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Category Archives: Raspberry Pi 3
Remote ADS-B Install Listens in on All the Aircraft Transmissions with RTL-SDR Trio, Phones Home on Cellular
When installing almost any kind of radio gear, the three factors that matter most are the same as in real estate: location, location, location. An unobstructed location at the highest possible elevation gives the antenna the furthest radio horizon as well as the biggest bang for the installation buck. But …read more
Love ’em or hate ’em, you’ve got to hand it to Apple: they really know how to push people’s buttons with design. Their industrial designers can make a product so irresistible – and their marketing team can cannonball the hype train sufficiently – that people will stand in line for …read more
It’s that time of year again, and the Raspberry Pi Foundation has some new hardware for you. This time, it’s an improved version of the Raspberry Pi Model A, bringing it the speed and power of its bigger brother, the Raspberry Pi Model 3 B+.
The Raspberry Pi Model A is the weird middle child of the Raspberry Pi lineup, or maybe it’s the Goldilocks choice. It’s not as powerful and doesn’t have the USB ports or Ethernet jack found in the latest revision of the family, the Raspberry Pi Model 3 B+, and it’s not as small or as …read more
[Raphaël Yancey] wanted to be able to jam to Bounce FM and Radio:X all the time, without having to steal a car or a street sweeper in San Andreas. As people who like to put on the sad piano building music from The Sims and write Hackaday posts, we can totally relate.
But this isn’t just another one of those jam-a-Pi-into-a-vintage-radio-and-call-it-a-sandwich projects (not that there’s anything wrong with those). This thing acts like a real radio. All the stations play continuously whether you’re tuned in or not, and they bleed into each other as you go up and down the …read more
We take photographs as a way to freeze moments in time and to capture the details that get blurred by our unreliable memories. There is little room for interpretation, and this is kind of the whole point.
[Dan Macnish]’s latest project, Draw This, turns reality into absurdity. It’s a Raspberry Pi-based instant camera that trades whatever passed in front of the lens for a cartoon version of same. Draw This uses neural networks to ID the objects in the frame, and then draws upon thousands of images from Google’s Quick, Draw! dataset to provide a loose interpretation via thermal printer. …read more
You can’t search for “retro gaming” without hitting a plethora of single board computers attached to all manner of controls, batteries, etc. Often these projects have an emphasis on functionality above all else but [Kite]’s Circuit-Sword is different. The Circuit-Sword is the heart of a RaspberryPi-based retro gaming machine with an enviable level of fit and finish.
Fundamentally the Circuit-Sword is a single board computer built around a Raspberry Pi Compute Module 3. We don’t see many projects which use a Compute Module instead of the full Pi, but here it is a perfect choice allowing [Kite] to useful peripherals …read more
While the Raspberry Pi’s birthday (and the traditional release date for the newest and best Pi) was a few weeks ago, Pi Day is a fitting enough date for the introduction of the best Pi to date. The Raspberry Pi 3 Model B+ is the latest from the Raspberry Pi foundation. It’s faster, it has better networking, and most interestingly, the Pi 3 Model B+ comes with modular compliance certification, allowing anyone to put the Pi into a product with vastly reduced compliance testing.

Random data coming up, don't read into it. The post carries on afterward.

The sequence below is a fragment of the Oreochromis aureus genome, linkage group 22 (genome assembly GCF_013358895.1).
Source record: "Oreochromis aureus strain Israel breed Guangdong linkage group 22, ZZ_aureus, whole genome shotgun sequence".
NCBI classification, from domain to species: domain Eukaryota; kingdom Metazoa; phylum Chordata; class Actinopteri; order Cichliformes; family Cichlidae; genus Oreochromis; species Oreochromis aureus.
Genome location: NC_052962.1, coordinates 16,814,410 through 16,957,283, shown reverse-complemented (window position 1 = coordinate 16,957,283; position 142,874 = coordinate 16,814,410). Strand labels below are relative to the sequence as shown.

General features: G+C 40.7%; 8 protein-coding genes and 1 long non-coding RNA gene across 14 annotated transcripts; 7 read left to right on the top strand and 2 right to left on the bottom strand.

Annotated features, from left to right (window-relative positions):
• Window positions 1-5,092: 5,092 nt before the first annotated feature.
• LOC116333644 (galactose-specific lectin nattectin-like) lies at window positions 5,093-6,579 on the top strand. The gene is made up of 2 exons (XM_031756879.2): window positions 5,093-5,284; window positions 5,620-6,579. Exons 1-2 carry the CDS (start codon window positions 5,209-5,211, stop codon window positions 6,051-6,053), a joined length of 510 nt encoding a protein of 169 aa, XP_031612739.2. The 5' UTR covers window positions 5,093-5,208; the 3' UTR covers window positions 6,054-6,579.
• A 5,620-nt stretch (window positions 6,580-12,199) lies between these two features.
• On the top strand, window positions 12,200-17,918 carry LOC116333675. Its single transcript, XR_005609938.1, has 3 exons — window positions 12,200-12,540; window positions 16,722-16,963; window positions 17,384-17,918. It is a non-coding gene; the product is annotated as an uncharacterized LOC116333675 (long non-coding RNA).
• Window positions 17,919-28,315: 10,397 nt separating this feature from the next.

A Small Speed Boost For The CPU, A Huge Leap For The LAN
When the Raspberry …read more
In what began as a personal challenge he issued to himself, [Fred] is in the process of building an underwater camera that’s capable of long-term photography in shallow waters. He’d like it to last about five hours on a charge while taking a photo every five minutes. Ideally, it will be as cheap as possible and constructed from readily available parts. Solving the cheap/available equation would theoretically make the camera easily to replicate, which is the third major requirement.
[Fred] has recently made great strides, both in the circuitry and the capsule design. The latest version uses a Raspberry Pi …read more
So, your smart mirror has been running for a while, but Halloween is coming up and you want to come up with some cool Halloween stuff to display on the mirror. If you’re looking for ideas, check out [Ben Eagan]’s cool Haunted Smart Mirror which connects the mirror via a Raspberry Pi with Amazon Alexa and Phillips Hue lighting.
[Ben] points to another of his blog pages for those readers interested in the nuances of setting up Alexa with a smart mirror, while concentrating on communication with the Hue bridge and creating the setup for a new Alexa command in …read more
Eager to get deeper into robotics after dipping my toe in the water with my BB-8 droid, I purchased a Raspberry Pi 3 Model B. The first step was to connect to it. But while it has built-in 802.11n wireless, I at first didn’t have a wireless access point, though I eventually did get one. That meant I went through different ways of finding it and connecting to it with my desktop computer. Surely there are others seeking to do the same so let’s take a look at the secret incantations used to connect a Pi to a computer directly, …read more